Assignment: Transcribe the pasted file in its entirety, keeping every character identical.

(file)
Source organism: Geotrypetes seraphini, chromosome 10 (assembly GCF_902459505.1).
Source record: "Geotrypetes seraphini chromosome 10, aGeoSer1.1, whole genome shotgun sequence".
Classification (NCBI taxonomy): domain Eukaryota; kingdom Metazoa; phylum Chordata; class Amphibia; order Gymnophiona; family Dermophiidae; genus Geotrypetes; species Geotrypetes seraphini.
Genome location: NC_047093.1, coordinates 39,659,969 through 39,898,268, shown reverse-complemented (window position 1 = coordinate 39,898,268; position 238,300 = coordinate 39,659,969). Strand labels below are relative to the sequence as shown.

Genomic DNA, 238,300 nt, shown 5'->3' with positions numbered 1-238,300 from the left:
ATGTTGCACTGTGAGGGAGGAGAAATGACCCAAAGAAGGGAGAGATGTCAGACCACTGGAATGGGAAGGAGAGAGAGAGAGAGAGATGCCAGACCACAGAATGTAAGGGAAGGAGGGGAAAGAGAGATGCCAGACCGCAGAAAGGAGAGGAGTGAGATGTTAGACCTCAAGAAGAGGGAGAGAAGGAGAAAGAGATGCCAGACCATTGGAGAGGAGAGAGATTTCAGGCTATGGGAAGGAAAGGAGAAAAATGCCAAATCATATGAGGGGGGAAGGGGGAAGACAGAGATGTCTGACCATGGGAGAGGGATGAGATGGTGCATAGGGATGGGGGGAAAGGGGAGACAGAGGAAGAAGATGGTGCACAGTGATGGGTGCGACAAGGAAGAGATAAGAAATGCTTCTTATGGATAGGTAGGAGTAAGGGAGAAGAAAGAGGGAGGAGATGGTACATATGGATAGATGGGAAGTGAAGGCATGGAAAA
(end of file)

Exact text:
Source organism: Geotrypetes seraphini, chromosome 10 (assembly GCF_902459505.1).
Source record: "Geotrypetes seraphini chromosome 10, aGeoSer1.1, whole genome shotgun sequence".
Classification (NCBI taxonomy): domain Eukaryota; kingdom Metazoa; phylum Chordata; class Amphibia; order Gymnophiona; family Dermophiidae; genus Geotrypetes; species Geotrypetes seraphini.
Genome location: NC_047093.1, coordinates 39,659,969 through 39,898,268, shown reverse-complemented (window position 1 = coordinate 39,898,268; position 238,300 = coordinate 39,659,969). Strand labels below are relative to the sequence as shown.

Genomic DNA, 238,300 nt, shown 5'->3' with positions numbered 1-238,300 from the left:
ATGTTGCACTGTGAGGGAGGAGAAATGACCCAAAGAAGGGAGAGATGTCAGACCACTGGAATGGGAAGGAGAGAGAGAGAGAGAGATGCCAGACCACAGAATGTAAGGGAAGGAGGGGAAAGAGAGATGCCAGACCGCAGAAAGGAGAGGAGTGAGATGTTAGACCTCAAGAAGAGGGAGAGAAGGAGAAAGAGATGCCAGACCATTGGAGAGGAGAGAGATTTCAGGCTATGGGAAGGAAAGGAGAAAAATGCCAAATCATATGAGGGGGGAAGGGGGAAGACAGAGATGTCTGACCATGGGAGAGGGATGAGATGGTGCATAGGGATGGGGGGAAAGGGGAGACAGAGGAAGAAGATGGTGCACAGTGATGGGTGCGACAAGGAAGAGATAAGAAATGCTTCTTATGGATAGGTAGGAGTAAGGGAGAAGAAAGAGGGAGGAGATGGTACATATGGATAGATGGGAAGTGAAGGCATGGAAAA